This is the first autobiography I’ve read, which makes it hard to evaluate. The book is the story of the life of Gilbert Tuhabonye, from the central African nation of Burundi, up to about 2005.
Like its neighbor Rwanda, Burundi has suffered from serious conflict between the Tutsi and Hutu tribes for decades. The genocidal spasm that afflicted Rwanda was well known at the time, but Burundi has had its own troubles as well, and Tuhabonye was nearly killed in one in October, 1993.
Tuhabonye presents his life growing up on a farm in southern Burundi as idyllic, and given that he knew little of the world beyond his local community, that’s not a surprise. Sub-Saharan Africa is lush, so his immediate and extended families did well enough with their crops and cattle to do more than merely survive. However, Tuhabonye’s description of this life as he grows up and starts going to school goes on for chapters, and for me this portion of the book dragged. Even the stories about his discovery that he was an exceptional runner, and the awards and other benefits that brought him, became tiring, although running is what eventually brought him to the United States and his role, at least as of 2005, as a professional distance runner and running coach.
Tuhabonye and co-writer Gary Brozek skillfully weave the days of rage that led to Tuhabonye’s near death in between the other chapters. While that murderous time lasted just a few days for Tuhabonye, he and Brozek explain its background and share Tuhabonye’s confusion, tension, fear, and ultimate determination to live through many interludes between the descriptions of all the years leading up to them. The authors do not dwell on the horrific events that left Tuhabonye badly burned, but neither do they shy away from describing them. It’s truly remarkable that he was able to survive and recover as well as he did, given the limited care his burns and other injuries received.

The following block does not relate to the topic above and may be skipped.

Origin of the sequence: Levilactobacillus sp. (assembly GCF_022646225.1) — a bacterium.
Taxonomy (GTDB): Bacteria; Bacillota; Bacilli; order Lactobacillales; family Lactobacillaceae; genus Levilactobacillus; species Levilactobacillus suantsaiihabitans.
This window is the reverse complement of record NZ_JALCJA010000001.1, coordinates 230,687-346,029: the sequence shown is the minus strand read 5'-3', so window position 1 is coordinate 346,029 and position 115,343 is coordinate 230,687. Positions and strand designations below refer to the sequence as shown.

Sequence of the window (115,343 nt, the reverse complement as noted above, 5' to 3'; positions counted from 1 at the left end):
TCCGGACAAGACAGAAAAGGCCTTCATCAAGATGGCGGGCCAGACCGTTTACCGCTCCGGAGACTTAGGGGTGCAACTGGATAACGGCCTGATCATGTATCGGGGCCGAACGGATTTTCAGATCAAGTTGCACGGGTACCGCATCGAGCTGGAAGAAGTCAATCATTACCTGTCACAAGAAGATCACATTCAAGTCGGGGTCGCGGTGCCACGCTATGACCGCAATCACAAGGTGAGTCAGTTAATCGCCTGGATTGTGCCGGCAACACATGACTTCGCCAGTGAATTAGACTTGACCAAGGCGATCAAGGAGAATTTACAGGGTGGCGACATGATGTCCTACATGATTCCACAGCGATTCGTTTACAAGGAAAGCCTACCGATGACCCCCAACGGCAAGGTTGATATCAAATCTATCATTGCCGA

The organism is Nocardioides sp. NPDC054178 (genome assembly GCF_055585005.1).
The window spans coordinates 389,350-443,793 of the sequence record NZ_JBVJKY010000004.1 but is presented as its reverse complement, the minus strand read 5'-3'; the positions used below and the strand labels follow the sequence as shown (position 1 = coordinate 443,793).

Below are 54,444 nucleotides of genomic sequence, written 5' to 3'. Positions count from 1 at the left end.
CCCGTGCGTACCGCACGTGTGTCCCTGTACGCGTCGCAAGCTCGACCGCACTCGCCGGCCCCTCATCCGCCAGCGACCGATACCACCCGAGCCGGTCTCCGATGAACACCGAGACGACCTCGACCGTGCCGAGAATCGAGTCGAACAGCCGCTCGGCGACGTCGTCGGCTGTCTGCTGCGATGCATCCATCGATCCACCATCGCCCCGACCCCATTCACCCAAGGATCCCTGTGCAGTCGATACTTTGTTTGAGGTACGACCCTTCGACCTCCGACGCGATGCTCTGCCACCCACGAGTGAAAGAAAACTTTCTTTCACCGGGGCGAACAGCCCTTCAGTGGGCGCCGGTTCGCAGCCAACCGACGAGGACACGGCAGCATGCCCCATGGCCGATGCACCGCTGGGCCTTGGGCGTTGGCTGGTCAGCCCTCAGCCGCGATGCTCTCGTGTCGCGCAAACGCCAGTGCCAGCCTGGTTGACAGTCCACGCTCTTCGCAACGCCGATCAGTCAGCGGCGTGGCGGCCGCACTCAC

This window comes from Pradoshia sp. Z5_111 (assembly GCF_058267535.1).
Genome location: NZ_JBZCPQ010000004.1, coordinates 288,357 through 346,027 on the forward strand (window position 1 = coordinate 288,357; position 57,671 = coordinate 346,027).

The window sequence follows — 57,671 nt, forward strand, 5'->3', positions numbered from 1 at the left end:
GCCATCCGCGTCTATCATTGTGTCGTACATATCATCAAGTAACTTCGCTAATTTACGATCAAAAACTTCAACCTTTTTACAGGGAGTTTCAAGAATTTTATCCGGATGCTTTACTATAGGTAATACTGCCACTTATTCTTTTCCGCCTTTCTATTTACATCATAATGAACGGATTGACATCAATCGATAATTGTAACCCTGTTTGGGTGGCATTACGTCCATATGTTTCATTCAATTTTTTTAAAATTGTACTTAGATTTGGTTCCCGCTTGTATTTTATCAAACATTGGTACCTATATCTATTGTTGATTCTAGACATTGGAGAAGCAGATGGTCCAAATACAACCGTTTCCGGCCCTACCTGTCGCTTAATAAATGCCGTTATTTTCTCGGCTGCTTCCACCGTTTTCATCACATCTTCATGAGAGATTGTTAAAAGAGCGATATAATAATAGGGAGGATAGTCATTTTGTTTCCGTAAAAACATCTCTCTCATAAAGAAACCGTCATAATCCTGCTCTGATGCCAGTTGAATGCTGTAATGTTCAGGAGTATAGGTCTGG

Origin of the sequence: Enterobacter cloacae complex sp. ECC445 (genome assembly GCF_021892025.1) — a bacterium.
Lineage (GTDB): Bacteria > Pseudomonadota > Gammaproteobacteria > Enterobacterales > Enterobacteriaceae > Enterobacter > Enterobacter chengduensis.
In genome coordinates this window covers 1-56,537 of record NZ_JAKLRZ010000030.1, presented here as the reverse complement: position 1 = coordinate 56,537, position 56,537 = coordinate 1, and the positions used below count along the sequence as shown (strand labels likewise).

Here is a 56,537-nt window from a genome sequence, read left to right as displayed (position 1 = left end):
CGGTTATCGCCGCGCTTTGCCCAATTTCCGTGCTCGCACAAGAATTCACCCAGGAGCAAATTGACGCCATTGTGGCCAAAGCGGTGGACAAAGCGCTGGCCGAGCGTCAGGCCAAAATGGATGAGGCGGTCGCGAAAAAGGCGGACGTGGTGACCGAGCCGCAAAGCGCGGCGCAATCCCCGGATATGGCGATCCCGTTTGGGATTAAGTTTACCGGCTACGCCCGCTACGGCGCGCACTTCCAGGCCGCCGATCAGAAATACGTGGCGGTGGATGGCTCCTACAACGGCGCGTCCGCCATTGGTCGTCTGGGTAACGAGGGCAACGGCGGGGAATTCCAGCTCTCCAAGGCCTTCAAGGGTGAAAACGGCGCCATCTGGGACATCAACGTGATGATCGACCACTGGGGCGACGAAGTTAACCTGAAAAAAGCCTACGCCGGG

The final two chapters and epilogue cover Tuhabonye’s recovery, return to running, acceptance to a number of U.S. colleges, and even his participation in various major track competitions in the U.S. and internationally. While he won many awards, he did not achieve his goal of competing in the 2004 Olympics. In a way, that’s a relief, keeping the book from becoming too much of an exercise in self-congratulation.
To be sure, Tuhabonye’s survival itself is amazing, to say nothing of his recovery to the point that he could compete at very high levels. Even more remarkable, perhaps, is his ability to accept and move on from the horrors he experienced, which included being the lone survivor of the brutality that took so many of his friends. His ability to forgive those who committed such despicable acts is a tribute to the power of his faith.
Overall, the book is well-written and easy to read. Unlike a memoir, This Voice offers no lessons Tuhabonye wishes the reader to learn, at least not directly. However, athletes, especially runners, those who enjoy autobiographies, and those who enjoy stories of faith triumphant will likely appreciate this book.